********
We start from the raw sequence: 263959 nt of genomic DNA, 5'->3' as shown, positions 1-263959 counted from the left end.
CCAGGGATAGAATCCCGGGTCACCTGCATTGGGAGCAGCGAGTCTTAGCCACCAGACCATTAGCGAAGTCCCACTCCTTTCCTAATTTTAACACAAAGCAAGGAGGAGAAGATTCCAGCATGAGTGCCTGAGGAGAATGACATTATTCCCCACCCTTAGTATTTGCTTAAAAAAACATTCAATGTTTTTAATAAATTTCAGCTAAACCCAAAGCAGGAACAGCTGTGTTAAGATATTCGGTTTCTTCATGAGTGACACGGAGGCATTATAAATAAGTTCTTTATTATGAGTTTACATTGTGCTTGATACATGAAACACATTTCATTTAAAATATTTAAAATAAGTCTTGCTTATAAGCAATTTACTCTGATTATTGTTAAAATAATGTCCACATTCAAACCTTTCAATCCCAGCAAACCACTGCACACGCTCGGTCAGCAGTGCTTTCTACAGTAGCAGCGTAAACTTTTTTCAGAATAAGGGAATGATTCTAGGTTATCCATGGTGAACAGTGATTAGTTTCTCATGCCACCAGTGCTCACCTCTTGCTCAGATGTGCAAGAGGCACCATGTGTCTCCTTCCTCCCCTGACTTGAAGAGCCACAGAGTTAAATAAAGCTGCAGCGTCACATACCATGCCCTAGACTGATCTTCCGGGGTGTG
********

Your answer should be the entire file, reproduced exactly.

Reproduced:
We start from the raw sequence: 263959 nt of genomic DNA, 5'->3' as shown, positions 1-263959 counted from the left end.
CCAGGGATAGAATCCCGGGTCACCTGCATTGGGAGCAGCGAGTCTTAGCCACCAGACCATTAGCGAAGTCCCACTCCTTTCCTAATTTTAACACAAAGCAAGGAGGAGAAGATTCCAGCATGAGTGCCTGAGGAGAATGACATTATTCCCCACCCTTAGTATTTGCTTAAAAAAACATTCAATGTTTTTAATAAATTTCAGCTAAACCCAAAGCAGGAACAGCTGTGTTAAGATATTCGGTTTCTTCATGAGTGACACGGAGGCATTATAAATAAGTTCTTTATTATGAGTTTACATTGTGCTTGATACATGAAACACATTTCATTTAAAATATTTAAAATAAGTCTTGCTTATAAGCAATTTACTCTGATTATTGTTAAAATAATGTCCACATTCAAACCTTTCAATCCCAGCAAACCACTGCACACGCTCGGTCAGCAGTGCTTTCTACAGTAGCAGCGTAAACTTTTTTCAGAATAAGGGAATGATTCTAGGTTATCCATGGTGAACAGTGATTAGTTTCTCATGCCACCAGTGCTCACCTCTTGCTCAGATGTGCAAGAGGCACCATGTGTCTCCTTCCTCCCCTGACTTGAAGAGCCACAGAGTTAAATAAAGCTGCAGCGTCACATACCATGCCCTAGACTGATCTTCCGGGGTGTG